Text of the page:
Blood Quantum: Fresh Zombie, Native-American Inspired Mayhem

Blood Quantum: Fresh Zombie, Native-American Inspired Mayhem

Blood Quantum was originally released at the 2019 Cannes Film Market. It is now available online, i.e. via Amazon Prime rental and AMC streaming services.

It is one of the best and most original zombie flicks I’ve seen in years. Character-driven, with plenty of human drama, it is filled with action, blood and violence, and one horrendous scene I’ve never seen in any movie about the living dead.

Great script and direction, the film is set on the Red Crow Reservation in Montana, and there is some dialog spoken in the actual Apsáalooke language. The superb cast is made up of mostly Native American actors, and they deliver. Interesting to note, the director and writer is Jeff Barnaby, who was born on a Mi’kmaq reserve in Canada (Mi’kmaq being of the First Nations indigenous people of North America). He has a history of making ancestry-inspired horror films (i.e., Rhymes for Young Ghouls).

The movie takes place in 1981, when an old man gutting dead salmon notices that the fish are coming back to life, as does a dead dog. Six months later, well, it’s apocalypse time; within the first 10 minutes the film starts kicking ass. For some reason, the Native Americans are immune to this strange necro-virus, (which is, of course, never explained), although if bitten they can turn. One group of Red Crow tribesmen is trying to save uninfected white folks, while another group is using them as bait to destroy the zombies. Yes, one character uses a samurai sword (because “A sword doesn’t have to be reloaded.”), but no one uses a bow of any kind, which might have been a cliché, considering that we’re dealing with Native Americans.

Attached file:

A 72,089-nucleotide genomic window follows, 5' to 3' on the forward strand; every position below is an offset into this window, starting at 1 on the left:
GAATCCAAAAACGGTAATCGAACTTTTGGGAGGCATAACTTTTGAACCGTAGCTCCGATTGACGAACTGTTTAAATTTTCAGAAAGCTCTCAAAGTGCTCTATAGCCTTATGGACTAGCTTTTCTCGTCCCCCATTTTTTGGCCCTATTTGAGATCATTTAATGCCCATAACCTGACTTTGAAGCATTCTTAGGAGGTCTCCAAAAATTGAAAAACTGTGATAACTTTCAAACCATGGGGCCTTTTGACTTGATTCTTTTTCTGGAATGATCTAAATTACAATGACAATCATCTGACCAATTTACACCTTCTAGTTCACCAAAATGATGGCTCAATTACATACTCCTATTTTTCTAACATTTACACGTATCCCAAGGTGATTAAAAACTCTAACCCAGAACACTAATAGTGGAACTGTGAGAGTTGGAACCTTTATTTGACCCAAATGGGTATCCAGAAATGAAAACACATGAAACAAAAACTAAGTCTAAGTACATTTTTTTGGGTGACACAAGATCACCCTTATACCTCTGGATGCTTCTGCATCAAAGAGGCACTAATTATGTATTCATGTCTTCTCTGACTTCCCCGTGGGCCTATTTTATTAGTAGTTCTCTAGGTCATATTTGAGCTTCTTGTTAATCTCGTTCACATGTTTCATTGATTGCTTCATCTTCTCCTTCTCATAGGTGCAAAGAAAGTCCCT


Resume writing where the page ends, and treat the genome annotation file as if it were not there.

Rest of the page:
There is a lot of family drama herein, too, as well as a love story. The living dead shamble about until they smell “food,” and then they attack quickly and savagely. I was very surprised by the special FX, the zombie kills and such. There are also a few very cool, old-school animated scenes that illustrate what appears to be future Red Crow legends of this zombie pandemic. I think this movie stands out above so many others and is a superb example of what a little creativity and imagination can accomplish in bring something a little new and different to the genre. If you enjoy George Romero’s films and The Walking Dead, you’re sure to like this one.


Joe Bonadonna

Joe Bonadonna is the author of the heroic fantasies Mad Shadows: The Weird Tales of Dorgo the Dowser (winner of the 2017 Golden Book Readers’ Choice Award for Fantasy); Mad Shadows 2: Dorgo the Dowser and the Order of the Serpent-Book 3: the Heroes of Echo Gate; the space opera Three Against The Stars; the Sword-and-Planet space adventure, The MechMen of Canis-9; and the Sword & Sorcery adventure, Waters of Darkness (in collaboration with David C. Smith). With co-writer Erika M Szabo, he wrote Three Ghosts in a Black Pumpkin (winner of the 2017 Golden Books Judge’s Choice Award for Children’s Fantasy), and The Power of the Sapphire Wand. He also has stories appearing in: Azieran—Artifacts and Relics, GRIOTS 2: Sisters of the Spear, Heroika: Dragon EatersPoets in Hell, Doctors in Hell, Pirates in HellLovers in Hell, Mystics in Hell; Sinbad: The New Voyages, Volume 4; Sha’Daa Toys, (in collaboration with Shebat Legion), and The Lost Empire of Sol, (with David C. Smith.). In addition to his fiction, he has written a number of articles and book reviews for Black Gate online magazine.

Visit his Amazon Author or his Facebook Author’s page: Bonadonna’s Bookshelf

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Joseph P Bonadonna

Thank you, John O’Neil for showing interest in my mini-review. Thank you, Seth, for setting it all up.

SELindberg

This looks like a fun movie. I have an anthropologist in the family, and they trained me to be sensitive to entertainment that misappropriates culture; I’m not sure if Zombie were ever a subject of Native Americans. I think it is interesting that the movie was directed and written by a First Nations member. I’ll be watching this.

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